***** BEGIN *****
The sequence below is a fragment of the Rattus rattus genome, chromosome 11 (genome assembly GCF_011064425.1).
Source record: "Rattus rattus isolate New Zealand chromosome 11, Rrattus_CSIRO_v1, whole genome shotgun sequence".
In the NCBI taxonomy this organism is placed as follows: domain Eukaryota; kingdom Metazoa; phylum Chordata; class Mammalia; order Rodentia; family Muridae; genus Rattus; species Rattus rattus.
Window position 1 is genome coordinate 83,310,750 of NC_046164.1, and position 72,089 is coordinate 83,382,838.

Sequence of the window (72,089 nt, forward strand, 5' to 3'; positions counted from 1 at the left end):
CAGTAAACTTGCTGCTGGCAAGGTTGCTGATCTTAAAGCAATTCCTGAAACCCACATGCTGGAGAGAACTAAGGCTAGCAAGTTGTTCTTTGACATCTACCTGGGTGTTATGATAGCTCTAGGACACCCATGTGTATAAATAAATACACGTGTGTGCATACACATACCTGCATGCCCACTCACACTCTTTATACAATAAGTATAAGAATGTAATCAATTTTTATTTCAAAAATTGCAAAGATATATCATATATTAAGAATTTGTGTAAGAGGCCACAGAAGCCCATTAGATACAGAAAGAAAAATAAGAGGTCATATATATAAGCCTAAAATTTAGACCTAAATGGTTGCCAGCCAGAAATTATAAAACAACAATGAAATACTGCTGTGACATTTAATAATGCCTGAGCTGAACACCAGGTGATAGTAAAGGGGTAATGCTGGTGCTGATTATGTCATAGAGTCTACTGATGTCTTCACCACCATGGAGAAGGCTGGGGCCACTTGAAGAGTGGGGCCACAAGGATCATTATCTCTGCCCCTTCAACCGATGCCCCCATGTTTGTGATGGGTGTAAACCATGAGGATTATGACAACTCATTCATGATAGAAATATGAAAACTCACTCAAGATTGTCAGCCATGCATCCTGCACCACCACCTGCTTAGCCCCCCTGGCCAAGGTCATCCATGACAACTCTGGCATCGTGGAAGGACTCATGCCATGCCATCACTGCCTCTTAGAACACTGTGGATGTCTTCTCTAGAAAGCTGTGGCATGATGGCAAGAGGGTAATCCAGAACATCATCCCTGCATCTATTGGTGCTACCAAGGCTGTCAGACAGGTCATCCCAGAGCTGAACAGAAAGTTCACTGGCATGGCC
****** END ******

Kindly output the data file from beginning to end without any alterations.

The sequence below is a fragment of the Rattus rattus genome, chromosome 11 (genome assembly GCF_011064425.1).
Source record: "Rattus rattus isolate New Zealand chromosome 11, Rrattus_CSIRO_v1, whole genome shotgun sequence".
In the NCBI taxonomy this organism is placed as follows: domain Eukaryota; kingdom Metazoa; phylum Chordata; class Mammalia; order Rodentia; family Muridae; genus Rattus; species Rattus rattus.
Window position 1 is genome coordinate 83,310,750 of NC_046164.1, and position 72,089 is coordinate 83,382,838.

Sequence of the window (72,089 nt, forward strand, 5' to 3'; positions counted from 1 at the left end):
CAGTAAACTTGCTGCTGGCAAGGTTGCTGATCTTAAAGCAATTCCTGAAACCCACATGCTGGAGAGAACTAAGGCTAGCAAGTTGTTCTTTGACATCTACCTGGGTGTTATGATAGCTCTAGGACACCCATGTGTATAAATAAATACACGTGTGTGCATACACATACCTGCATGCCCACTCACACTCTTTATACAATAAGTATAAGAATGTAATCAATTTTTATTTCAAAAATTGCAAAGATATATCATATATTAAGAATTTGTGTAAGAGGCCACAGAAGCCCATTAGATACAGAAAGAAAAATAAGAGGTCATATATATAAGCCTAAAATTTAGACCTAAATGGTTGCCAGCCAGAAATTATAAAACAACAATGAAATACTGCTGTGACATTTAATAATGCCTGAGCTGAACACCAGGTGATAGTAAAGGGGTAATGCTGGTGCTGATTATGTCATAGAGTCTACTGATGTCTTCACCACCATGGAGAAGGCTGGGGCCACTTGAAGAGTGGGGCCACAAGGATCATTATCTCTGCCCCTTCAACCGATGCCCCCATGTTTGTGATGGGTGTAAACCATGAGGATTATGACAACTCATTCATGATAGAAATATGAAAACTCACTCAAGATTGTCAGCCATGCATCCTGCACCACCACCTGCTTAGCCCCCCTGGCCAAGGTCATCCATGACAACTCTGGCATCGTGGAAGGACTCATGCCATGCCATCACTGCCTCTTAGAACACTGTGGATGTCTTCTCTAGAAAGCTGTGGCATGATGGCAAGAGGGTAATCCAGAACATCATCCCTGCATCTATTGGTGCTACCAAGGCTGTCAGACAGGTCATCCCAGAGCTGAACAGAAAGTTCACTGGCATGGCC